If you’re looking for that festival “second-wind” in an industry that is always searching for new and fresh material, Parookaville is the answer. In their third installment, they truly have built something special in the hills of Germany.
One major thing to note about Parookaville was the stellar production quality of their live stream and set replays. Quite honestly, this may be the best-looking live stream I’ve ever seen. From the camera work to the quality of the stream, I haven’t seen many that can compare with the job their production team did this year. Bravo! MagentaMusik 360 provided full coverage for Parookaville 2017 and a select number of set replays can be found here.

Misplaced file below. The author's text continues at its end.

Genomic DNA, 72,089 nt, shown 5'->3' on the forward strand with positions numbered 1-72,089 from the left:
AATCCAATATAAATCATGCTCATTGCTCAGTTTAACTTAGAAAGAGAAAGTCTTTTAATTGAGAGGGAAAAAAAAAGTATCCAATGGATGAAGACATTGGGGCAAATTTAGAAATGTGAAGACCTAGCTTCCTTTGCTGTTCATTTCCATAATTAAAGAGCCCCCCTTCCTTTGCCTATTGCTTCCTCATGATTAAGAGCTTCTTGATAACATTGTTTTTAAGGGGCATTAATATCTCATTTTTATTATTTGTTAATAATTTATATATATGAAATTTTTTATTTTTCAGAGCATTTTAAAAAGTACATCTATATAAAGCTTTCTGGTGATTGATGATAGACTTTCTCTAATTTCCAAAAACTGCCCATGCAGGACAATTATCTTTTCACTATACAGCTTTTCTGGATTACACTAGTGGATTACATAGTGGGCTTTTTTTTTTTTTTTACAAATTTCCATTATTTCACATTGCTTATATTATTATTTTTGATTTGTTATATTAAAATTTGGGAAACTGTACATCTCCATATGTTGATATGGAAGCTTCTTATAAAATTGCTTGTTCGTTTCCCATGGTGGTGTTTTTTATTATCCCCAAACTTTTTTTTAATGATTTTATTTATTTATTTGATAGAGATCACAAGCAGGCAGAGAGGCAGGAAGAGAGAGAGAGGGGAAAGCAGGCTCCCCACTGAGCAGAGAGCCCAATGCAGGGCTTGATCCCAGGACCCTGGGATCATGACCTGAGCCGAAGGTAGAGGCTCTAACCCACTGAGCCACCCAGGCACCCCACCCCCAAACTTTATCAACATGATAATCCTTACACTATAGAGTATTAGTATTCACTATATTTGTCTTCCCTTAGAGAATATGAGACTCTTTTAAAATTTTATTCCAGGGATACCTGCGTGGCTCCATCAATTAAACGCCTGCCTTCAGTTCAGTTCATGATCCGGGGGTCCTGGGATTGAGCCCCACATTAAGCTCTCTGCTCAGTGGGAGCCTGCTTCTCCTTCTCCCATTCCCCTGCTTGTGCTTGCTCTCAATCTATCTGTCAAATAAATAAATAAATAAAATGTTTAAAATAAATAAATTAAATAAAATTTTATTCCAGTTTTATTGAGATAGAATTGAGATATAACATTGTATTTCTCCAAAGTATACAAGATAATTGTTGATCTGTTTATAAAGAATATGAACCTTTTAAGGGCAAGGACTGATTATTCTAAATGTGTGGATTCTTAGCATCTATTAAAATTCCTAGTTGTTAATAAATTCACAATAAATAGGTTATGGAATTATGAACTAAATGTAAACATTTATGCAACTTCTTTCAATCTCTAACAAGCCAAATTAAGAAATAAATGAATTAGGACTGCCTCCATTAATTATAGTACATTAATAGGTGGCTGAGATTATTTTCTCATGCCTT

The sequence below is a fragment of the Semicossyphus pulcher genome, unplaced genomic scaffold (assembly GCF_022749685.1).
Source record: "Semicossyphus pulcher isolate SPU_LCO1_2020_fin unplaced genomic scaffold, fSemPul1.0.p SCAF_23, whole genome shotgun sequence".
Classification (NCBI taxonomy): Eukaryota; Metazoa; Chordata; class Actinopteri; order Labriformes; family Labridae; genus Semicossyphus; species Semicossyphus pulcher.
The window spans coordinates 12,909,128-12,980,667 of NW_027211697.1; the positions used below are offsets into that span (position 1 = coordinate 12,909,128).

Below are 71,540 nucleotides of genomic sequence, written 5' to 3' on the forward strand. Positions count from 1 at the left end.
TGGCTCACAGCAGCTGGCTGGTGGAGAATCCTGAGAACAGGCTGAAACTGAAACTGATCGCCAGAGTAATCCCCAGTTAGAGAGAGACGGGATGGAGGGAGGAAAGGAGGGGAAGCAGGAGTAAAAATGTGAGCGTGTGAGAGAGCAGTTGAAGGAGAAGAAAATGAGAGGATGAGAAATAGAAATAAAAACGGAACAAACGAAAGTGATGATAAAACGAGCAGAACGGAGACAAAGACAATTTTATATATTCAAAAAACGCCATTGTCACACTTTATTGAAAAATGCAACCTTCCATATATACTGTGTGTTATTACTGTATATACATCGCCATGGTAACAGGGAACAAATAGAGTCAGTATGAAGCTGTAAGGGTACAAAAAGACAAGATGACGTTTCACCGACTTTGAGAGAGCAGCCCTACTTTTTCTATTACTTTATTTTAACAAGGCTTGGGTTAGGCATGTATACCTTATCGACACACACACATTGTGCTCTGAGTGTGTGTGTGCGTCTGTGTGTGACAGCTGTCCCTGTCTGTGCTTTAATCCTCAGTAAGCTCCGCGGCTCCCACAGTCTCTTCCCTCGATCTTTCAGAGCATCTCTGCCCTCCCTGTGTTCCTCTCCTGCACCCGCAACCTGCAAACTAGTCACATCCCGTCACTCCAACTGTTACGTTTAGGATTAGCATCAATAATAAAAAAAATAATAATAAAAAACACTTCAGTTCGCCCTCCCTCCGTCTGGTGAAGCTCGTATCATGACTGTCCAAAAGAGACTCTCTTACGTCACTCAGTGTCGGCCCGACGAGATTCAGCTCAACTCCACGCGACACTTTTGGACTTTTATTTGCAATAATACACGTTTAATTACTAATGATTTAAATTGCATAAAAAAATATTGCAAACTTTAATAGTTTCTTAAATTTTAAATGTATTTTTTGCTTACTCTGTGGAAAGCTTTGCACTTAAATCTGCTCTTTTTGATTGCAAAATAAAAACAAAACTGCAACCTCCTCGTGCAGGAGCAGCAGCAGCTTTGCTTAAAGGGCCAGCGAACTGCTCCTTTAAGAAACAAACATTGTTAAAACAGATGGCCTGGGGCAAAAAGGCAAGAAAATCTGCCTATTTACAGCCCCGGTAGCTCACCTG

To get your tickets for Parookaville 2018, click here.
Not too long ago, even the late night superstar Conan was denied from entering Berlin’s exclusive Berghain nightclub. Now, despite the venue’s strict no photo policy, Ricardo Villalobos has managed to bring cameras into the the space to document a day in his life, giving fans a vicarious glimpse into what it’s like inside.
The clips show Villalobos playing the club’s Panorama Bar, interspersed with shots of the crowd and the venue’s minimal gimmicks. Sure, the quality isn’t too great, but for those who aspire to experience the ultimate night in Berlin, this is some prime study material.
Hamburg, Germany’s Elbphilharmonie is Earth’s most “acoustically perfect” manmade structure.In fact, the only imperfections of the auditorium will be the reason for its existence: people. The exquisitely designed, $843 million building was planned by Swiss architectural firm Herzog & De Meuron, along with One to One Studio and the help of various engineers.